Scientific Name:
Ophioglossum L., Sp. Pl. 1062 (1753)
Type Taxon:
Ophioglossum vulgatum L.
From the Greek ophis (serpent), and glossa (tongue), a reference to the appearance of the fertile spike.
Vernacular Name(s):
adder's tongue fern

Terrestrial (NZ) or sometimes epiphytic (not NZ) ferns. Rhizomes erect, glabrous; roots fleshy, not contractile, sometimes proliferous but lacking buds and gemmae. Fronds convolute, divided into a sterile photosynthetic blade and a reduced spore-bearing portion (sporophore), 1 or 2 produced per season. Common stalk glabrous or with occasional hairs. Sterile blade undivided, herbaceous or fleshy, glabrous or with occasional hairs. Veins reticulate. Sporophore undivided. Sporangia not in sori, deeply sunken in two rows on either side of the sporophore. Spores trilete, cream-white, coarsely to finely verrucate.


A genus of 30–50 species, depending on authority. Brownsey et al. (1985) noted that "Ophioglossum is a taxonomically difficult genus in which satisfactory characters are largely absent and species limits more than usually open to different interpretations by different workers". Despite earlier attempts by Clausen (1938) and Wieffering (1964) to revise the group, a modern monograph is still required. Brownsey et al. (1985) summarised understanding of the New Zealand species, but little progress has been made since then, and their conclusions are followed here.

Wagner (1990) recognised three subgenera in Ophioglossum Ophioderma, Cheiroglossa and Ophioglossum. Cheiroglossa has a single epiphytic species in the New World tropics, Indo-China, Madagascar and Reunion, and is now often recognised at the generic level (e.g. Wagner & Wagner 1993). Ophioderma, with 1–4 epiphytic species, is confined to the Old World tropics. The majority of the species, including the two New Zealand species, are terrestrial and fall into subgenus Ophioglossum.

1Sterile blade of frond 0.5–14(20) mm wide, base attenuate to acuminate; veins often indistinct; sporophore with 3–17(20) pairs of sporangiacoriaceum
Sterile blade of frond (5)8–34 mm wide, base cuneate to truncate; veins usually distinct; sporophore with (13)18–48 pairs of sporangia petiolatum

Ophioglossum is recognised by its fronds which comprise an entire sterile blade with reticulate veins and an undivided sporophore. The sporangia are deeply sunken in the sporophore. By contrast, Botrychium has a dissected sterile blade with free veins and a branched sporophore with shortly stalked sporangia clustered on the branches. Species of Ophioglossum are unlike any other ferns in New Zealand in that the fronds unroll laterally from the centre rather than uncoiling lengthwise.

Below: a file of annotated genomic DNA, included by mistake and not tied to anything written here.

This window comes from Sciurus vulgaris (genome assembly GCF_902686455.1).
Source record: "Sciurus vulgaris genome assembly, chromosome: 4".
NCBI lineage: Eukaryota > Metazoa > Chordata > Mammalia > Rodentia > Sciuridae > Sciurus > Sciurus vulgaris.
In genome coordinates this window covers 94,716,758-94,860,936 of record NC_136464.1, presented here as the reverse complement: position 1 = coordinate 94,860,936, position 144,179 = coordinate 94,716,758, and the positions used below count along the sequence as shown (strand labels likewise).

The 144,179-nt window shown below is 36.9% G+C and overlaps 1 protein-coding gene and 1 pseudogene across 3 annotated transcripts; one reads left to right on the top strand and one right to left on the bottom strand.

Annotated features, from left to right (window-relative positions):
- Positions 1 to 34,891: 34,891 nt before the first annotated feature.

Cosmopolitan but with most species in the tropics (Wagner 1990). About eight species in temperate South America (Zuloaga et al. 2008), 15 in southern Africa (Crouch et al. 2011), seven in Australia (Chinnock 1998) and five or six in the Pacific. Two species in New Zealand; one endemic.

Indigenous (Non-endemic)
Number of species in New Zealand within Ophioglossum L.
Indigenous (Endemic)1
Indigenous (Non-endemic)1

The base chromosome number in Ophioglossum is x = 30 (Wagner 1990).


A single collection from "Gisborne", without collector or date (AK 58916), has been identified by M.P. Robinson (University of Adelaide, Australia) as "probably" the Australian species O. polyphyllum A.Braun. It is unclear whether the specimen is from Gisborne, New Zealand or Gisborne, near Melbourne, Australia, but a specimen of Asplenium hookerianum with the same locality and handwriting (AK 58913) suggests that they came from New Zealand because A. hookerianum is extremely rare in Australia. No other collection of O. polyphyllum is known from New Zealand, and Ophioglossum is rare in the entire Gisborne Ecological Province with only two collections of O. coriaceum having been made from Mt Hikurangi at high altitude. In Australia O. polyphyllum is widespread in arid areas (Chinnock 1998), and its occurrence in dry parts of the east coast of New Zealand is therefore possible. However, its presence needs confirmation and cannot be accepted on the basis of this specimen alone.

Brownsey, P.J.; Given, D.R.; Lovis, J.D. 1985: A revised classification of New Zealand pteridophytes with a synonymic checklist of species. New Zealand Journal of Botany 23(3): 431–489.
Chinnock, R.J. 1998: Ophioglossaceae. In: Flora of Australia. Vol. 48. 99–109.
Clausen, R.T. 1938: A monograph of the Ophioglossaceae. Memoirs of the Torrey Botanical Club 19: 1–177.
Crouch, N.R.; Klopper, R.R.; Burrows, J.E.; Burrows, S.M. 2011: Ferns of southern Africa. A comprehensive guide. Struik Nature, Cape Town.
Kramer, K.U.; Green, P.S. 1990: Pteridophytes and gymnosperms. Kubitzki, K. (ed.) The Families and Genera of Vascular Plants. Vol. 1. Springer-Verlag, Berlin.
Linnaeus, C. 1753: Species Plantarum. Impensis Laurentii Salvii, Stockholm.
Wagner, W.H. 1990: Ophioglossaceae. In: Kramer, K.U.; Green, P.S. Pteridophytes and gymnosperms. Vol. 1. In: Kubitzki, K. (ed.) The Families and Genera of Vascular Plants. Springer-Verlag, Berlin.
Wagner, W.H.; Wagner, F.S. 1993: Ophioglossaceae. In: Pteridophytes and Gymnosperms. Vol. 2. In: Flora of North America Editorial Committee (ed.) Flora of North America. Oxford University Press, New York.
Wieffering, J.H. 1964: A preliminary revision of the Indo-Pacific species of Ophioglossum (Ophioglossaceae). Blumea 12: 321–337.
Zuloaga, F.O.; Morrone, O.; Belgrano, M.J. 2008: Catálago de las plantas vasculares del Cono Sur. Vol. 1. Pteridophyta, Gymnospermae y Monocotyledoneae. Missouri Botanical Garden, St Louis.